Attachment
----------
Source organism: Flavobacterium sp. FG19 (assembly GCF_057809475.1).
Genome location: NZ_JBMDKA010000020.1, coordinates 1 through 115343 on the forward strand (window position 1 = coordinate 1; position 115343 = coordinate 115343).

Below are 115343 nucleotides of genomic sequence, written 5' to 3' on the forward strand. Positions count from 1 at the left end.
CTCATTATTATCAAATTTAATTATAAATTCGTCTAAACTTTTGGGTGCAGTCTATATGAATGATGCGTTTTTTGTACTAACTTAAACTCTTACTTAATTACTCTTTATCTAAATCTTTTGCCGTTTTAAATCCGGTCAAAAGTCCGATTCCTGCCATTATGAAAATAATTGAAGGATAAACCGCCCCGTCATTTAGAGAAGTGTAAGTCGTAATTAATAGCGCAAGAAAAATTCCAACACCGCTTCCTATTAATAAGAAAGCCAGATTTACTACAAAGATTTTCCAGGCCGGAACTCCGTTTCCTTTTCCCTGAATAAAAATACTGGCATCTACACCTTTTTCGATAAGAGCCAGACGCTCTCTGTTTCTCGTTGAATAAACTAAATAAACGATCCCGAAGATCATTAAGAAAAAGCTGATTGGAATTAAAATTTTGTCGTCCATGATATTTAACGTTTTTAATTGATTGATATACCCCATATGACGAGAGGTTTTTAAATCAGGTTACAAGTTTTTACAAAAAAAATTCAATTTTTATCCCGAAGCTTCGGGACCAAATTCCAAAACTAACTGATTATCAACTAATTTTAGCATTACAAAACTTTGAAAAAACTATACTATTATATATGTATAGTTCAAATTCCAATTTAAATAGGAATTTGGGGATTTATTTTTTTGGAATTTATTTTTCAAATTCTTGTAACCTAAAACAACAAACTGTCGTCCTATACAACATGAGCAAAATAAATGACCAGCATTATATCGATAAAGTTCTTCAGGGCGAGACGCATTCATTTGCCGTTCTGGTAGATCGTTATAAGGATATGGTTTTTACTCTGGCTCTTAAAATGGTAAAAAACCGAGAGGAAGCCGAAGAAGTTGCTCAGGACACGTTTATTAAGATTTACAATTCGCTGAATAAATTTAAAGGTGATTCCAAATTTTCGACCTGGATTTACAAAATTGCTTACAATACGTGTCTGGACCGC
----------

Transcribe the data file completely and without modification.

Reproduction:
Source organism: Flavobacterium sp. FG19 (assembly GCF_057809475.1).
Genome location: NZ_JBMDKA010000020.1, coordinates 1 through 115343 on the forward strand (window position 1 = coordinate 1; position 115343 = coordinate 115343).

Below are 115343 nucleotides of genomic sequence, written 5' to 3' on the forward strand. Positions count from 1 at the left end.
CTCATTATTATCAAATTTAATTATAAATTCGTCTAAACTTTTGGGTGCAGTCTATATGAATGATGCGTTTTTTGTACTAACTTAAACTCTTACTTAATTACTCTTTATCTAAATCTTTTGCCGTTTTAAATCCGGTCAAAAGTCCGATTCCTGCCATTATGAAAATAATTGAAGGATAAACCGCCCCGTCATTTAGAGAAGTGTAAGTCGTAATTAATAGCGCAAGAAAAATTCCAACACCGCTTCCTATTAATAAGAAAGCCAGATTTACTACAAAGATTTTCCAGGCCGGAACTCCGTTTCCTTTTCCCTGAATAAAAATACTGGCATCTACACCTTTTTCGATAAGAGCCAGACGCTCTCTGTTTCTCGTTGAATAAACTAAATAAACGATCCCGAAGATCATTAAGAAAAAGCTGATTGGAATTAAAATTTTGTCGTCCATGATATTTAACGTTTTTAATTGATTGATATACCCCATATGACGAGAGGTTTTTAAATCAGGTTACAAGTTTTTACAAAAAAAATTCAATTTTTATCCCGAAGCTTCGGGACCAAATTCCAAAACTAACTGATTATCAACTAATTTTAGCATTACAAAACTTTGAAAAAACTATACTATTATATATGTATAGTTCAAATTCCAATTTAAATAGGAATTTGGGGATTTATTTTTTTGGAATTTATTTTTCAAATTCTTGTAACCTAAAACAACAAACTGTCGTCCTATACAACATGAGCAAAATAAATGACCAGCATTATATCGATAAAGTTCTTCAGGGCGAGACGCATTCATTTGCCGTTCTGGTAGATCGTTATAAGGATATGGTTTTTACTCTGGCTCTTAAAATGGTAAAAAACCGAGAGGAAGCCGAAGAAGTTGCTCAGGACACGTTTATTAAGATTTACAATTCGCTGAATAAATTTAAAGGTGATTCCAAATTTTCGACCTGGATTTACAAAATTGCTTACAATACGTGTCTGGACCGC